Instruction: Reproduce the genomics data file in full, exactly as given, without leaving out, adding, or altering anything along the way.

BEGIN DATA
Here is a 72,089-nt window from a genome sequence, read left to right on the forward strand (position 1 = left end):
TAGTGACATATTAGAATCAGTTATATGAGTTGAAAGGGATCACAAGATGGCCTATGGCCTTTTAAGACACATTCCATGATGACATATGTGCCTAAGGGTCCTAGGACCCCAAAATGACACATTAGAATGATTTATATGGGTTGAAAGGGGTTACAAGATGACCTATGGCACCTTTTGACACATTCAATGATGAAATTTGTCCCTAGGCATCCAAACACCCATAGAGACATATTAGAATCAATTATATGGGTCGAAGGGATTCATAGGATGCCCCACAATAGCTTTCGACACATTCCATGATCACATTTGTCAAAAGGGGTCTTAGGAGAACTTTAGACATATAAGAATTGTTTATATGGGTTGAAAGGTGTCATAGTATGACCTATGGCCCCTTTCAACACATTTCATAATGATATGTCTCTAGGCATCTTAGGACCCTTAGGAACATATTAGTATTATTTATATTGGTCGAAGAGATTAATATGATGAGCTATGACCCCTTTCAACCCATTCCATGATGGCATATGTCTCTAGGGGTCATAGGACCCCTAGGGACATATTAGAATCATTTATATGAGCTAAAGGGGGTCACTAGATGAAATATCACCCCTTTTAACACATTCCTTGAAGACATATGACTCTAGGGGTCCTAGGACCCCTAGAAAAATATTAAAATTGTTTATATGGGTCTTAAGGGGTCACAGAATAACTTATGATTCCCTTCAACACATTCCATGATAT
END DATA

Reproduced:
Here is a 72,089-nt window from a genome sequence, read left to right on the forward strand (position 1 = left end):
TAGTGACATATTAGAATCAGTTATATGAGTTGAAAGGGATCACAAGATGGCCTATGGCCTTTTAAGACACATTCCATGATGACATATGTGCCTAAGGGTCCTAGGACCCCAAAATGACACATTAGAATGATTTATATGGGTTGAAAGGGGTTACAAGATGACCTATGGCACCTTTTGACACATTCAATGATGAAATTTGTCCCTAGGCATCCAAACACCCATAGAGACATATTAGAATCAATTATATGGGTCGAAGGGATTCATAGGATGCCCCACAATAGCTTTCGACACATTCCATGATCACATTTGTCAAAAGGGGTCTTAGGAGAACTTTAGACATATAAGAATTGTTTATATGGGTTGAAAGGTGTCATAGTATGACCTATGGCCCCTTTCAACACATTTCATAATGATATGTCTCTAGGCATCTTAGGACCCTTAGGAACATATTAGTATTATTTATATTGGTCGAAGAGATTAATATGATGAGCTATGACCCCTTTCAACCCATTCCATGATGGCATATGTCTCTAGGGGTCATAGGACCCCTAGGGACATATTAGAATCATTTATATGAGCTAAAGGGGGTCACTAGATGAAATATCACCCCTTTTAACACATTCCTTGAAGACATATGACTCTAGGGGTCCTAGGACCCCTAGAAAAATATTAAAATTGTTTATATGGGTCTTAAGGGGTCACAGAATAACTTATGATTCCCTTCAACACATTCCATGATAT